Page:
The Trouble With Harry Jay Katz
IT’S THE FOURTH OF JULY at Harry Jay Katz’s house. On the refrigerator, spelled with kiddy magnetic letters, are the words WELCOME CHRISTINA. Christina is a new guest chez Katz. A 19-year-old with dark eyes and baby fat, Christina had been working as a nanny for the family of former Rendell chief of staff David Cohen. Then fate intervened. A couple of weeks earlier, according to Katz, he rescued her from some “greaseballs” at a bar in Manayunk. The two became friendly. Eventually, Katz, impersonating a friend of Christina’s family, called Cohen’s wife to tell her that Christina was quitting because she was homesick. After a trip to her hometown of Geneva, New York, to pick up her poodle, Christina has returned.
The poodle is already causing trouble. This morning, Harry stepped in a pile of dog excrement in the hall. Later, the poodle will drop another pile. “If that dog shits one more time, you both go,” says Katz.
The day is spent by the pool. Visitors include Harry’s brother. A mountainous man, perhaps 6’10” tall, 300 pounds, Phil keeps an eye on Harry and begs him to show some discretion. When Christina repeatedly tosses her poodle into the pool, Harry quips: “You better stop, or we’re going to have another Val Sheridan on our hands.” Phil’s eyes bulge.
“What? What did I say?” asks Katz.
Also present is John Wallace, Harry’s friend who took him to the emergency room after his suicide attempt. Another bear of a man, Wallace stands 6’9″ and weighs in at 250 pounds. Best friends for 30 years, they tell war stories ranging from attending a civil-rights rally to Wallace’s recent stay in the New Jersey penal system for running what Katz calls the “biggest chop-shop in the Northeast.” Over the course of the afternoon, Katz repeatedly calls Wallace, who is black, “Big Nig.”
The gang heads over to Mel’s International in Bala Cynwyd for dinner. Dressed in black, hair slicked back, his sunburned nose red as a maraschino cherry, Katz orders for Christina. He scolds her for putting her elbows on the table. Everyone is in good spirits, and the liquor flows freely. But in a moment, the goodwill disappears. Wallace mentions a mobster friend that he and Katz have had some dealings within the past, and Katz lashes out at his old pal. “You stupid nig motherfucker,” blares Katz, brandishing his cigarette wildly. His face flushes blood red. “After all I’ve done for you, you stupid motherfucker.”
Restaurant patrons hold their forks and stare. Christina eyes her feet and looks very small. Wallace, who seems to have endured this treatment before, stares at his buddy coolly. After imploring from the waiter, Wallace and Katz move to the bar where Katz, sweat beading up on his forehead, repeatedly pokes Wallace in the chest with his finger. Eventually, Wallace leaves.
The rest of the dinner party drifts away. Harry, Christina, and I head off to Manayunk’s bars. The Lincoln trawls down Main Street at five mph so Katz can get a good look into the bars we’re passing. Much to Katz’s chagrin, Christina pops the radio on a rock station. Nirvana merges into David Bowie’s “Modern Love.”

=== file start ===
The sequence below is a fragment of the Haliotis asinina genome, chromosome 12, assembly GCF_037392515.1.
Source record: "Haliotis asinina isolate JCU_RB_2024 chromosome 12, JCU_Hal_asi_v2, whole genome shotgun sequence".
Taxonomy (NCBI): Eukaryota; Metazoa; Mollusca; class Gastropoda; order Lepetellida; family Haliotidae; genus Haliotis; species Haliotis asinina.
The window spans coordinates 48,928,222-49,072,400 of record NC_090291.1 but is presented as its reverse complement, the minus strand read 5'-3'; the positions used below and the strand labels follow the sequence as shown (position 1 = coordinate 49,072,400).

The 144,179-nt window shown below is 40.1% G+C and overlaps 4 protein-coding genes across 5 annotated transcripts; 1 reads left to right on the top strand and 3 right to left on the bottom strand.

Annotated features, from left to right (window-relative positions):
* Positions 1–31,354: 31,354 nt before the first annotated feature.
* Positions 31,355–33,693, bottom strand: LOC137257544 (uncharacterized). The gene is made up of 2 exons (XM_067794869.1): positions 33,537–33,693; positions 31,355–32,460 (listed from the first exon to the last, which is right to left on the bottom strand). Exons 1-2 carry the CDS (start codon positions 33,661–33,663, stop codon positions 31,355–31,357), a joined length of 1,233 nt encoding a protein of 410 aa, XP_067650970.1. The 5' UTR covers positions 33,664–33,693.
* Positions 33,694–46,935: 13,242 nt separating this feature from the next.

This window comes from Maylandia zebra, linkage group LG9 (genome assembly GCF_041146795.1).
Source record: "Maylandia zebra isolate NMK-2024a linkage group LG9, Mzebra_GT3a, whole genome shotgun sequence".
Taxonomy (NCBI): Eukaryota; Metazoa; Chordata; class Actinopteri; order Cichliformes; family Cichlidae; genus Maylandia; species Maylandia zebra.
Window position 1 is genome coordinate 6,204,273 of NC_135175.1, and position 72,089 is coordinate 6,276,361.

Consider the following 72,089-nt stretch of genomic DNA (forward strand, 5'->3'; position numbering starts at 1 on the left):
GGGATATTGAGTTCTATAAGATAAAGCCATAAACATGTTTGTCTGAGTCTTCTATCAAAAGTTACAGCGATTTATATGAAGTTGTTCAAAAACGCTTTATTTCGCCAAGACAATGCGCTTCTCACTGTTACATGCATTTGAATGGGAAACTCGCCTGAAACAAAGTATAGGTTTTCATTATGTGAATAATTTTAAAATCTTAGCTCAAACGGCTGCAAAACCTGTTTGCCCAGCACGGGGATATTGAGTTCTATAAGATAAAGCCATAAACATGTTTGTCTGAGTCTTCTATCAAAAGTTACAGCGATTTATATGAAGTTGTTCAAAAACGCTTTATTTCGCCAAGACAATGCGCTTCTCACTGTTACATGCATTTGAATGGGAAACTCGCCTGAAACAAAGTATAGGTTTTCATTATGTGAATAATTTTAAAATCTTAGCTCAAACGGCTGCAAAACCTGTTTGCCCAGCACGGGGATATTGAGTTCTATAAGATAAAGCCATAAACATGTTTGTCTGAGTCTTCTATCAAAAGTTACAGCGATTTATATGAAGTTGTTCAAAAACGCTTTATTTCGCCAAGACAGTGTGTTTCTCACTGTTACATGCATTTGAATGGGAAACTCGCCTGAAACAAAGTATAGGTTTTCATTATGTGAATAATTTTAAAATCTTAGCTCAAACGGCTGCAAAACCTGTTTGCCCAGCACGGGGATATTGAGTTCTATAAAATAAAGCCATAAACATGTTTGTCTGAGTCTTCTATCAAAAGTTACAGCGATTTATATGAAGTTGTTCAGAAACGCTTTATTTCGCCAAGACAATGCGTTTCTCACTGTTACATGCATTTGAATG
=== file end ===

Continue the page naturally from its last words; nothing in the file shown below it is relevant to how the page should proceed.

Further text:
Katz valet-parks the car. He spies a shapely woman through a bar’s windows. We go in so Katz can get a look at her face. Like an art dealer, he finds a suitable vantage point to appraise the object of his desire. No sale. Disappointed, he turns on his heels and leaves.
Back at home, Christina heads off to bed. Katz pours some vodka, and we sit on his porch. He wants to make sure I have one thing clear. “I’d give this all up to have the right woman,” he insists, his eyes glassy and blood-shot. “Just to come home and hear someone say, ‘Hi honey,’ and to smell soup cooking in the kitchen.”
We sit in silence. The rumble of faraway fireworks sounds like the advancing of troops. Then, the doorbell rings. In a minute, Katz returns with a thirtyish blonde we’ll call Stacy. “Fucking Stacy from Pittsburgh. She’s driven all this way to see Harry,” says Katz.
When she goes off to the bathroom, Katz confides that he’s been sleeping with Stacy on and off since she was a teenager. After she returns, I head down to the whirlpool that claimed Valerie Sheridan so the two lovebirds can be alone. Despite the water’s heat, I shiver. After a few minutes, I head back up and say goodnight. Inside, Christina grabs my arm. “Harry hired a hooker, didn’t he?”
I tell Christina that, as far as I know, Stacy is not a prostitute. Christina nods, her lip quivering, and heads back into her room.
From my bedroom window, I can see Harry trying to pull the cover over the whirlpool. He pulls, almost falls in, and pulls again. After a minute, he gives the cover a tug, and it falls into place. Katz lets out a childish laugh, slapping his hands, congratulating himself on a job well done. In the next room, Christina cries herself to sleep.